Uh, black people kicking ass and taking names to protect their African technological utopia? Yes, please. I knew if I wanted to experience this with people who deeply understood what a unique and affirming film this would be, I couldn't see it in Portland. Sure, there would be fans, but something would be missing.

When tickets went on sale a few weeks ago, I bought one for the 8 p.m. show in Los Angeles ... then checked on flights.

I selected the Cinemark at Baldwin Hills because the community is almost the exact inverse of my own.

Just a two-hour plane ride and a short drive from my home is the Baldwin Hills/Crenshaw neighborhood in the southern part of L.A. It's home to more than 32,000 people. 71% are black, with Latinx and Asian people both ahead of white people by the numbers.

I went inside the large theater and took it all in. As I snaked through the popcorn line, a little black boy practiced his Black Panther fighting moves on the velvet ropes. The adults with him smiled warmly and took pictures of the TV screen displaying the movie times. Just seeing Black Panther's name on a run-of-the-mill flat screen was enough to celebrate.

I buzzed with anticipation and treated myself to an Icee. Black Panther would want me at my sugary best.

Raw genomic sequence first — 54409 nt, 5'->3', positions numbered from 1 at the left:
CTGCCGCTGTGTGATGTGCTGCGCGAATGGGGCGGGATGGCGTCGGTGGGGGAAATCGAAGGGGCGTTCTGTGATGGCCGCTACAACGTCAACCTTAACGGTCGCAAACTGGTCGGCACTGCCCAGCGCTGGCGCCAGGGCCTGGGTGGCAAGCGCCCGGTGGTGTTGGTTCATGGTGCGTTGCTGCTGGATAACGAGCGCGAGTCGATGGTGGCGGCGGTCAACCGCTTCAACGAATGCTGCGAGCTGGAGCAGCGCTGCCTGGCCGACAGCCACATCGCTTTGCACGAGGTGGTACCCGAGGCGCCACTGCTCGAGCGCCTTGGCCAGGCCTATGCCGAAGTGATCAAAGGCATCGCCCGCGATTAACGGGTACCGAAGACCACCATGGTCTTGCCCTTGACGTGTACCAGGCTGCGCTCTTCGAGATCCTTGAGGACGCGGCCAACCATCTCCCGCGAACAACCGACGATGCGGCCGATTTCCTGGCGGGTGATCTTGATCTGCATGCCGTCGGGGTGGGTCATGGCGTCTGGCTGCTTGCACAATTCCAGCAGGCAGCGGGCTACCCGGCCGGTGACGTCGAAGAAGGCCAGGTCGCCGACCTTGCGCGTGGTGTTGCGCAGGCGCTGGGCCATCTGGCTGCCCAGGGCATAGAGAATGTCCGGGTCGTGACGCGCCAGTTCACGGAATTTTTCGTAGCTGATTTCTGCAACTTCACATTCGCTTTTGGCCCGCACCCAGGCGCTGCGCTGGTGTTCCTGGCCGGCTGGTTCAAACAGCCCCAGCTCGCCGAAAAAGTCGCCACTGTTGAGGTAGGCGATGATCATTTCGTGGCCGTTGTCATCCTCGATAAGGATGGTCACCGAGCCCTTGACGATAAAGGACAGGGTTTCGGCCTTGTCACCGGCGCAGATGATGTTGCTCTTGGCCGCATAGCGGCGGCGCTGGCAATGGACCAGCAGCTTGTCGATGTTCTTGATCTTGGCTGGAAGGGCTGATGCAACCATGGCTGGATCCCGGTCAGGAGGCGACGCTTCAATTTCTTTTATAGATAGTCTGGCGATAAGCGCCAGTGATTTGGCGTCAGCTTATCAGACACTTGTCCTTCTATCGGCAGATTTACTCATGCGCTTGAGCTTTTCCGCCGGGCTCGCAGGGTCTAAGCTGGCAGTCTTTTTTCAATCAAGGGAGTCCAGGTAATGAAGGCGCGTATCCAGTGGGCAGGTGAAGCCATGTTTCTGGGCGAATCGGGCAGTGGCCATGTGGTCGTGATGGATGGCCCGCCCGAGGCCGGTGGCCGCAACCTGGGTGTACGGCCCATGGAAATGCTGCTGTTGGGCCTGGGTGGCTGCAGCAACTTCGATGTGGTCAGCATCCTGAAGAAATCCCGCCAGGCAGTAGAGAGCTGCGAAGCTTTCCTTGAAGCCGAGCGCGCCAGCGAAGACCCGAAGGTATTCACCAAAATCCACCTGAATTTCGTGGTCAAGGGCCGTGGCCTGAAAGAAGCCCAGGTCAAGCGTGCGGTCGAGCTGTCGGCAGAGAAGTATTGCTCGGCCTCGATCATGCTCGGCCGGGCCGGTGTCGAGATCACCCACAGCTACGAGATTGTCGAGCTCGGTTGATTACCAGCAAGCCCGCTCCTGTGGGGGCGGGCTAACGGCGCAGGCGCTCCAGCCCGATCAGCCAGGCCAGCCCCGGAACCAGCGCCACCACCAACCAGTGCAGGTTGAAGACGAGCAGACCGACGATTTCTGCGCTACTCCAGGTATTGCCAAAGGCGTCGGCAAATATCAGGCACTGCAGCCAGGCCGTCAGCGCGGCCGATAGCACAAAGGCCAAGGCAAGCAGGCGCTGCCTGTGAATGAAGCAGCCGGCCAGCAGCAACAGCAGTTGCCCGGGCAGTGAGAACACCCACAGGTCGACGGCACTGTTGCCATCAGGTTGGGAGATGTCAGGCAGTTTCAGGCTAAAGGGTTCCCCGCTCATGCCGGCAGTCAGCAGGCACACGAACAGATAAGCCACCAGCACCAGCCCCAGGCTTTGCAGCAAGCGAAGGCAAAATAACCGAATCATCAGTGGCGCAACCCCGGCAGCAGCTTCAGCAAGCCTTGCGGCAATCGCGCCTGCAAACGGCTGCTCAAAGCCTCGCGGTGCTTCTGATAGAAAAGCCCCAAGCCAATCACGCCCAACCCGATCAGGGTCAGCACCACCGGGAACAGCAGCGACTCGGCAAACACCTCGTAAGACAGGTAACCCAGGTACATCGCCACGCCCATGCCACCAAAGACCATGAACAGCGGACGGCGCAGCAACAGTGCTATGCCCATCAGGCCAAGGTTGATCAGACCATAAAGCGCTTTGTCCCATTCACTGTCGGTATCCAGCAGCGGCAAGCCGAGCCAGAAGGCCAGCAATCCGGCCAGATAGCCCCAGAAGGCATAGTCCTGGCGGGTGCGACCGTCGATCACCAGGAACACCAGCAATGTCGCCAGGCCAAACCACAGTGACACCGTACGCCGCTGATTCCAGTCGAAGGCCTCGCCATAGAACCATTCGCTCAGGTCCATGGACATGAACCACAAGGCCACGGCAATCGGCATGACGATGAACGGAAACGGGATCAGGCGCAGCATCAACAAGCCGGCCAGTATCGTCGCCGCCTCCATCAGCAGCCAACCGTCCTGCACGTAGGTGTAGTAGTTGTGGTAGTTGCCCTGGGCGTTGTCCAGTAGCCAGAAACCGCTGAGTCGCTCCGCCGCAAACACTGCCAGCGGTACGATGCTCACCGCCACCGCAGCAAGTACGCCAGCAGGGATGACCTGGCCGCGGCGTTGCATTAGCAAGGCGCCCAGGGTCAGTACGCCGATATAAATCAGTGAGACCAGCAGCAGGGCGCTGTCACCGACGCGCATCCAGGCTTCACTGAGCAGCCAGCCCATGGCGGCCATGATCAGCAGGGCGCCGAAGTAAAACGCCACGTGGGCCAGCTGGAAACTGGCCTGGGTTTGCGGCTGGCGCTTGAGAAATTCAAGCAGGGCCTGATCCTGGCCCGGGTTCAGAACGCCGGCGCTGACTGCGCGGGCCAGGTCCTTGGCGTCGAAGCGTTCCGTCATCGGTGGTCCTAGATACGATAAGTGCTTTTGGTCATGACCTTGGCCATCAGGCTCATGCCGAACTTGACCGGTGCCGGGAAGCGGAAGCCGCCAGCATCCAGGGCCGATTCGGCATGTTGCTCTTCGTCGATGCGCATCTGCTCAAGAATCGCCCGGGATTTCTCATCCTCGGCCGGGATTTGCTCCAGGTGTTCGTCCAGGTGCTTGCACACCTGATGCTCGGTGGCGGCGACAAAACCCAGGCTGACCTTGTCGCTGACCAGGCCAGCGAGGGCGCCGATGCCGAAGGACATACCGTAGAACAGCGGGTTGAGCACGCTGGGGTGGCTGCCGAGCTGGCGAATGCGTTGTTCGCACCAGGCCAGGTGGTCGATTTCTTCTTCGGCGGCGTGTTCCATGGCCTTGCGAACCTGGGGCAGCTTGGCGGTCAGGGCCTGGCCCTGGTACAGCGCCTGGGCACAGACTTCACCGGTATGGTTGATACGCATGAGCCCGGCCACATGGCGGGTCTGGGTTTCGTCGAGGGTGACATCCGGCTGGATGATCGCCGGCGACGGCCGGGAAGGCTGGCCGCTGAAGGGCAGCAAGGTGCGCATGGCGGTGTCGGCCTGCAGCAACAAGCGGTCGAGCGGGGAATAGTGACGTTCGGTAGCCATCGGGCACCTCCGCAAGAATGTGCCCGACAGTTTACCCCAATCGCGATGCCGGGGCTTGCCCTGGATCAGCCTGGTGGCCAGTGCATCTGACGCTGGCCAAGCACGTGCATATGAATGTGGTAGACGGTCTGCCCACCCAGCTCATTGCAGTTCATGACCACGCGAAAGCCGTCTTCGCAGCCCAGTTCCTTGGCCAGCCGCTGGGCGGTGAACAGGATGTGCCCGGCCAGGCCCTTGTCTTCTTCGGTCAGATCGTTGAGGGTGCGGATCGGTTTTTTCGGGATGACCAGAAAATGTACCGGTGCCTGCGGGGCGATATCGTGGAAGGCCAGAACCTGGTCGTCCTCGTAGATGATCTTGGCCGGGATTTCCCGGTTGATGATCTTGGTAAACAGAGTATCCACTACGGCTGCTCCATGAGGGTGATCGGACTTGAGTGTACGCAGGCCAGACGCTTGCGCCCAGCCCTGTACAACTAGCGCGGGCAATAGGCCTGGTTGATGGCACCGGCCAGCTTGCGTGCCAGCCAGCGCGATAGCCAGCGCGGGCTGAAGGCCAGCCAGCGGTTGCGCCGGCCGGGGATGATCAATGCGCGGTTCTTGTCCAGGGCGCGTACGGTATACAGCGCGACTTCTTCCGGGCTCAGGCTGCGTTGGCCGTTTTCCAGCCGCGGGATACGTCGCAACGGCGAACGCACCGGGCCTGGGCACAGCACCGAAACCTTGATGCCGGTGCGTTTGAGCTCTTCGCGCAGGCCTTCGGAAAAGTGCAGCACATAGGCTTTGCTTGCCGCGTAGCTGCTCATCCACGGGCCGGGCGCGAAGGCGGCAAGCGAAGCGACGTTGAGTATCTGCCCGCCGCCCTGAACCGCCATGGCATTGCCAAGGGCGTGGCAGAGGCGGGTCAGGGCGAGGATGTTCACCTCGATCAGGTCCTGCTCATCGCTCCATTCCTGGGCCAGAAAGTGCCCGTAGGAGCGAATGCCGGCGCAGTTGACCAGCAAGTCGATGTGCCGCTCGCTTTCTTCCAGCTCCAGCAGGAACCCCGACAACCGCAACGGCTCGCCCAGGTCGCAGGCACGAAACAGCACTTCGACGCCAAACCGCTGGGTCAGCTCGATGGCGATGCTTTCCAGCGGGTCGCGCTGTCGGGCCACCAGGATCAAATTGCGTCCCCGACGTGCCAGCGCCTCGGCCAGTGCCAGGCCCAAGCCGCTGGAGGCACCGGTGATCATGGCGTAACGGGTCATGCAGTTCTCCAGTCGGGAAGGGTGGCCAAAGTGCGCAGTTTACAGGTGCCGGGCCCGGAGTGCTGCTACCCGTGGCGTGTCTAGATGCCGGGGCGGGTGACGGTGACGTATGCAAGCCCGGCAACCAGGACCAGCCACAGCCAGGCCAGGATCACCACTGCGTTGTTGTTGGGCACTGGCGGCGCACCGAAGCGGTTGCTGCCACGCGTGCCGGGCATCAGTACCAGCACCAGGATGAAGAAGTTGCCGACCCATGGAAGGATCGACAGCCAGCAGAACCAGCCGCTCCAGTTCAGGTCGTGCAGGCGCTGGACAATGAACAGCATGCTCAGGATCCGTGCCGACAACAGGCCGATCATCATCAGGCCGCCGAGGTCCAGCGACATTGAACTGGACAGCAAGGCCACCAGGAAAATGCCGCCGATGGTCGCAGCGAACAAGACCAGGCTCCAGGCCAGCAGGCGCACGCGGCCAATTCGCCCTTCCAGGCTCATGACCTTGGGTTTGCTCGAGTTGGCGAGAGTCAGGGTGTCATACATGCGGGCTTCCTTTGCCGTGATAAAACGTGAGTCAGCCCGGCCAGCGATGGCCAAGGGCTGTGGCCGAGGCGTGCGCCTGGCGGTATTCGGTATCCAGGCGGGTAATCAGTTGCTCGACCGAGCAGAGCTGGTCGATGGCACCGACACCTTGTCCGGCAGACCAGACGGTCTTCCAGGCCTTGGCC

As the room filled, I took a very unofficial census and noticed my theater was about 90% black with a handful of Latinx people and three white people.

The vibe was less, "opening night at the movies" and more "family reunion." There were big hugs. Run-ins with old friends, barbecue chicken snuck in inside a purse, and some pretty awesome looks. (The release of "Black Panther" has inspired many people to break out their African prints, donning gowns, geles, and bold shirts. To be clear, these pieces and prints aren't costumes. They're culture. There's an entire hashtag dedicated to it. Spider-man could never.)

The film started abruptly after a few credits rolled and I was suddenly nervous. What if it couldn't live up to the hype? What if I'd pinned too much on a simple movie?

Fortunately, I had not.

And seeing the film with black people only heightened the entire experience.

We clapped. A lot. Did Chadwick Boseman come on screen? Clap for him! Did a black woman just beat someone's ass? Give her a round of applause. Did the white man say something silly? Give him a golf clap for being a decent ally.

We let out big belly laughs and ducked and winced in pain when T'Challa took his licks. We were a part of something bigger than a blockbuster budget or a late night showing. We were in on something together, fighting right alongside our blackity-black-black hero. We celebrated the black excellence on-screen, loud and proud. Because we finally had the space and opportunity to do so.